WOW! Burgers

I keep asking SheWhoMustBeFed where the name for these burgers comes from. The answer seems to involve either She or one of the LoinFruits exclaiming “Wow! They’re nice burgers.” upon first tasting them. Personally, I keep thinking that “WOW” must surely be some clever acronym.

Here are some suggestions from the long list of possibilities:

  • World Of Warcraft
  • Women Of Wrestling
  • War Of the Worlds
  • Women On Wheels
  • Wendy O Williams
  • Whip ’em Out Wednesdays

However you slice that (potential) acronym these are indeed a tasty burger that hangs together really well (courtesy of the oats and the linseed) that also have a really great ‘mouth feel’ due to the inclusion of all the seeds and the veggies.

Wow, what do I put in them?

  • 1 medium onion, finely chopped
  • 2 large cloves garlic, crushed
  • 1 cup raw almonds
  • 1/2 cup sunflower seeds
  • 1/4 cup pepitas
  • 1/4 cup linseeds
  • 3/4 cup oats (or replace with gluten free flour)
  • 1 medium zucchini, grated
  • 1 medium carrot, grated
  • 2 1/4 cups of butter beans, mashed
  • 2 TBSP Tamari
  • 1/2 TSP ground pepper
  • 1 TBSP finely chopped rosemary
  • 1/4 cup finely chopped fresh parsley

Wow, those all sound good! What do I do with them?

  • Process the nuts, seeds and oats in a Bamix or similar until grainy but not powdery
  • Thoroughly mix everything in a large bowl
  • Form into patties (this recipe should make about 12 patties)
  • Fry or bake
  • Exclaim “Wow! They’re nice burgers.” upon first tasting them

As with all burger mixes, these will hold together even better if made ahead of time and refrigerated for a few hours (cover container).

 

Sweet potato and rice burger

Oh dear…the Bloody Bonza Bucketty Beetroot and Bean Burgers did not pass muster from the tough judges running the Inaugural Mangrove Country Fair Veggie Burger Taste Test.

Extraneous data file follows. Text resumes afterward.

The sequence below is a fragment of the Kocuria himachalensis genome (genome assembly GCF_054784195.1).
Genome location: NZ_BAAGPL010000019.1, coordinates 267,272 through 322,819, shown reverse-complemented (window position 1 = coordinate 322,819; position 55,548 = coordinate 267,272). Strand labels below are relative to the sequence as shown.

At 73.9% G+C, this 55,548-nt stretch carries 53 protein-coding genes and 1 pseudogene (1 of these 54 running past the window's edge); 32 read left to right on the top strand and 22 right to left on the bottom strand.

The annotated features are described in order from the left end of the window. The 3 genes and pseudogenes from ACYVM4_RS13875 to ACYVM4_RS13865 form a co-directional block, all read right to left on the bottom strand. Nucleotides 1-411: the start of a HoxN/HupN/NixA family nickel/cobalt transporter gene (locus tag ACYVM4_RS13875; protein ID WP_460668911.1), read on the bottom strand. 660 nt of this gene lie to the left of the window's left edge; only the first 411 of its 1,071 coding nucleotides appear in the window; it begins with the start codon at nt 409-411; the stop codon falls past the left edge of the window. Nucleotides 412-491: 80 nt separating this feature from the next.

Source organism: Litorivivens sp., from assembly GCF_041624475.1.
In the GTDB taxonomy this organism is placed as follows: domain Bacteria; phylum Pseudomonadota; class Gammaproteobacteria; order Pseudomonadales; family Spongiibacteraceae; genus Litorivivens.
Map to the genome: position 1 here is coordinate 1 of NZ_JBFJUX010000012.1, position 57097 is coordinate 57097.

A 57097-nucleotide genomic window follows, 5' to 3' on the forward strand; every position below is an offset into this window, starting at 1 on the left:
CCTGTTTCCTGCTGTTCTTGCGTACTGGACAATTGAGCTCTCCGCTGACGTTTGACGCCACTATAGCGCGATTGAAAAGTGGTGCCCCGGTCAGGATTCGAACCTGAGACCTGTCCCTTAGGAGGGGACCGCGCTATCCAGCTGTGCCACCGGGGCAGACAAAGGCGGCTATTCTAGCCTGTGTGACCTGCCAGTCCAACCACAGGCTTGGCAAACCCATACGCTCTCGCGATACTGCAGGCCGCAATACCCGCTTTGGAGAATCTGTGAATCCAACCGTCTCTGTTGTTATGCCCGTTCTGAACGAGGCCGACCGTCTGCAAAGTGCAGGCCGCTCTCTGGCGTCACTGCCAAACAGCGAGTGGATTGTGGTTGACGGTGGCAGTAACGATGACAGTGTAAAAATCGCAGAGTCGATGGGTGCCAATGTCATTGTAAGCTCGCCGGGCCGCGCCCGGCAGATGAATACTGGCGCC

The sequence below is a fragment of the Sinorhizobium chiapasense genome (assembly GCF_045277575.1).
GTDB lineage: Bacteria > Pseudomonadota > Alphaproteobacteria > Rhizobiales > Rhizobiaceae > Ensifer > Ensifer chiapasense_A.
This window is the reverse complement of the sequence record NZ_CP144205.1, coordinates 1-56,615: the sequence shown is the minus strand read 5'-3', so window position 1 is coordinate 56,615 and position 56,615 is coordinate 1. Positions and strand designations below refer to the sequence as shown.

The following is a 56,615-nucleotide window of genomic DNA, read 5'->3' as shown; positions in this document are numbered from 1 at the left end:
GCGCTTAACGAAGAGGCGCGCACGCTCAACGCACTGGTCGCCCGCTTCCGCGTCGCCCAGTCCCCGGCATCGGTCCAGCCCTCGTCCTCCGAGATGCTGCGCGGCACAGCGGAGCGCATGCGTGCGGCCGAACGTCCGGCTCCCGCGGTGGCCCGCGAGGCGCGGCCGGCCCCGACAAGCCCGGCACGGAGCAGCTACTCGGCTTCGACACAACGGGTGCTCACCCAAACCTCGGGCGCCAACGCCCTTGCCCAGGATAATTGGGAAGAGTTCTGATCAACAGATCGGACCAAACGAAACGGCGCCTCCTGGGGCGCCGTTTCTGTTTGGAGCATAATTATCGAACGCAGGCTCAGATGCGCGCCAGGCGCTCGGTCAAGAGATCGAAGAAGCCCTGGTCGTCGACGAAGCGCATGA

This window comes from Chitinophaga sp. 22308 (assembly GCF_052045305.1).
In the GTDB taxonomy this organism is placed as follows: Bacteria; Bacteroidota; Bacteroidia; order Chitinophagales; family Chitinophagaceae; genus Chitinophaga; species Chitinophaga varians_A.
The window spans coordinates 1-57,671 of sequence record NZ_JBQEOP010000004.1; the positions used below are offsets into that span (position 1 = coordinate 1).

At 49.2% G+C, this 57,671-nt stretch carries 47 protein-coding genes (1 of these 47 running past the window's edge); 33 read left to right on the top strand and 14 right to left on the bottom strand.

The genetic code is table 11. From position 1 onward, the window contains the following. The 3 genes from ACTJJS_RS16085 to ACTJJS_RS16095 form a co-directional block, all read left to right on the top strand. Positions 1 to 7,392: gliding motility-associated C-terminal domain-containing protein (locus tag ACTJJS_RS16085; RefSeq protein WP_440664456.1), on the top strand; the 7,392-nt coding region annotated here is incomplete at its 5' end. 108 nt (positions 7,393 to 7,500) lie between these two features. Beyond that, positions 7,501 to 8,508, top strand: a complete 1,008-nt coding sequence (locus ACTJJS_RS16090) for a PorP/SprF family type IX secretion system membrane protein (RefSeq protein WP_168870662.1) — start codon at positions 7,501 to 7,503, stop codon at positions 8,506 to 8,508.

Head Taster Shrek saying “I really, really liked the flavour, quite a meaty consistency if I can use that word, and they held together pretty well.” Cheeky and Mrs Shrek however expressed their concern over the colour “I just don’t understand why any vegetarian would want a burger that looks so red – its like meat. Veggie burgers needs something green in them”.

The killer however was the case of shall we say “bottom burps” that all the tasters were afflicted with afterwards. Personally I don’t get this….the 4B burgers have been made and eaten quite a few times in the VegHead household and we can’t report any subsequent windy-pant problem. However we’ll settle for the judge’s final word in this and so we’re submitting another entrant: Sweet potato and rice burgers.

For the putting in:

  • 1 large potato, peeled and quartered
  • Sweet potato to approximately the same size, peeled and chopped
  • 1 medium onion, finely diced
  • 3 cloves of garlic, mashed
  • 1/3 cup of dry rice, cooked to just beyond al dente
  • 2/3 cup of oats, ground to flour – not quick cook oats (to make these gluten free follow the same advice as in the 4B recipe)
  • 2/3 cup of cooked chickpeas, roughly mashed
  • 2/3 cup of green peas (either frozen, or if using fresh blanch first)
  • 2 teaspoons of cumin powder
  • 2 teaspoons of cayenne pepper
  • 2 teaspoons of smoked paprika